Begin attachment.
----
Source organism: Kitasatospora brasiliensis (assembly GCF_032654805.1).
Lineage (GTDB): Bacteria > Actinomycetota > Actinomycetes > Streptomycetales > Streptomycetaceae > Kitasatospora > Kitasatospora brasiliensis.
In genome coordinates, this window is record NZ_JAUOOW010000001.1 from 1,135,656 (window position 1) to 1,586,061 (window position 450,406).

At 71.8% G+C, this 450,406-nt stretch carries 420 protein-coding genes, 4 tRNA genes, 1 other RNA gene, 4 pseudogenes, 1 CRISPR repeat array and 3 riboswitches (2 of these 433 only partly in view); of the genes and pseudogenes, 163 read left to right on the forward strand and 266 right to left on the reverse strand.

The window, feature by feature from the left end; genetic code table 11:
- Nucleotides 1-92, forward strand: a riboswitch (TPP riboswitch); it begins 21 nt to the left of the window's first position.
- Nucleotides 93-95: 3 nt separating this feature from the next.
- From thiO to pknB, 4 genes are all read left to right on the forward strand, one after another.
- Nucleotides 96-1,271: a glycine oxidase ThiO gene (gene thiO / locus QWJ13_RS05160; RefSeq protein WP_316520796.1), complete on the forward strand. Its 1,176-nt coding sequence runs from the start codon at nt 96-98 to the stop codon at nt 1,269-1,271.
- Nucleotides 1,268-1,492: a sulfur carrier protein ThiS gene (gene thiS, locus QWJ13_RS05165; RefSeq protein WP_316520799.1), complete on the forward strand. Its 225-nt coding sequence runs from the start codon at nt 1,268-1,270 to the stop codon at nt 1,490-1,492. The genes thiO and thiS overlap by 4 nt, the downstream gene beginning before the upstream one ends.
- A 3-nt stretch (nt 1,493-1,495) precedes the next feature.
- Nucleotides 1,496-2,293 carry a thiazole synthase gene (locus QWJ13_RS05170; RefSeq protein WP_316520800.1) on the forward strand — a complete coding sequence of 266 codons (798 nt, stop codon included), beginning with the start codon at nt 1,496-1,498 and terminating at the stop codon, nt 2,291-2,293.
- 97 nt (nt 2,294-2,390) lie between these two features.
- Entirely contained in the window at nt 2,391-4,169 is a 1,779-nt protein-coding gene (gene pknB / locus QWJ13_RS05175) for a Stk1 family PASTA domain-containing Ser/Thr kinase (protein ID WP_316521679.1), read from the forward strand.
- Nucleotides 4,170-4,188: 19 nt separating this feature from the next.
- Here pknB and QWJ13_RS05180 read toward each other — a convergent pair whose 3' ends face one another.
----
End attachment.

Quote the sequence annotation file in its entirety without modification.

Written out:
Source organism: Kitasatospora brasiliensis (assembly GCF_032654805.1).
Lineage (GTDB): Bacteria > Actinomycetota > Actinomycetes > Streptomycetales > Streptomycetaceae > Kitasatospora > Kitasatospora brasiliensis.
In genome coordinates, this window is record NZ_JAUOOW010000001.1 from 1,135,656 (window position 1) to 1,586,061 (window position 450,406).

At 71.8% G+C, this 450,406-nt stretch carries 420 protein-coding genes, 4 tRNA genes, 1 other RNA gene, 4 pseudogenes, 1 CRISPR repeat array and 3 riboswitches (2 of these 433 only partly in view); of the genes and pseudogenes, 163 read left to right on the forward strand and 266 right to left on the reverse strand.

The window, feature by feature from the left end; genetic code table 11:
- Nucleotides 1-92, forward strand: a riboswitch (TPP riboswitch); it begins 21 nt to the left of the window's first position.
- Nucleotides 93-95: 3 nt separating this feature from the next.
- From thiO to pknB, 4 genes are all read left to right on the forward strand, one after another.
- Nucleotides 96-1,271: a glycine oxidase ThiO gene (gene thiO / locus QWJ13_RS05160; RefSeq protein WP_316520796.1), complete on the forward strand. Its 1,176-nt coding sequence runs from the start codon at nt 96-98 to the stop codon at nt 1,269-1,271.
- Nucleotides 1,268-1,492: a sulfur carrier protein ThiS gene (gene thiS, locus QWJ13_RS05165; RefSeq protein WP_316520799.1), complete on the forward strand. Its 225-nt coding sequence runs from the start codon at nt 1,268-1,270 to the stop codon at nt 1,490-1,492. The genes thiO and thiS overlap by 4 nt, the downstream gene beginning before the upstream one ends.
- A 3-nt stretch (nt 1,493-1,495) precedes the next feature.
- Nucleotides 1,496-2,293 carry a thiazole synthase gene (locus QWJ13_RS05170; RefSeq protein WP_316520800.1) on the forward strand — a complete coding sequence of 266 codons (798 nt, stop codon included), beginning with the start codon at nt 1,496-1,498 and terminating at the stop codon, nt 2,291-2,293.
- 97 nt (nt 2,294-2,390) lie between these two features.
- Entirely contained in the window at nt 2,391-4,169 is a 1,779-nt protein-coding gene (gene pknB / locus QWJ13_RS05175) for a Stk1 family PASTA domain-containing Ser/Thr kinase (protein ID WP_316521679.1), read from the forward strand.
- Nucleotides 4,170-4,188: 19 nt separating this feature from the next.
- Here pknB and QWJ13_RS05180 read toward each other — a convergent pair whose 3' ends face one another.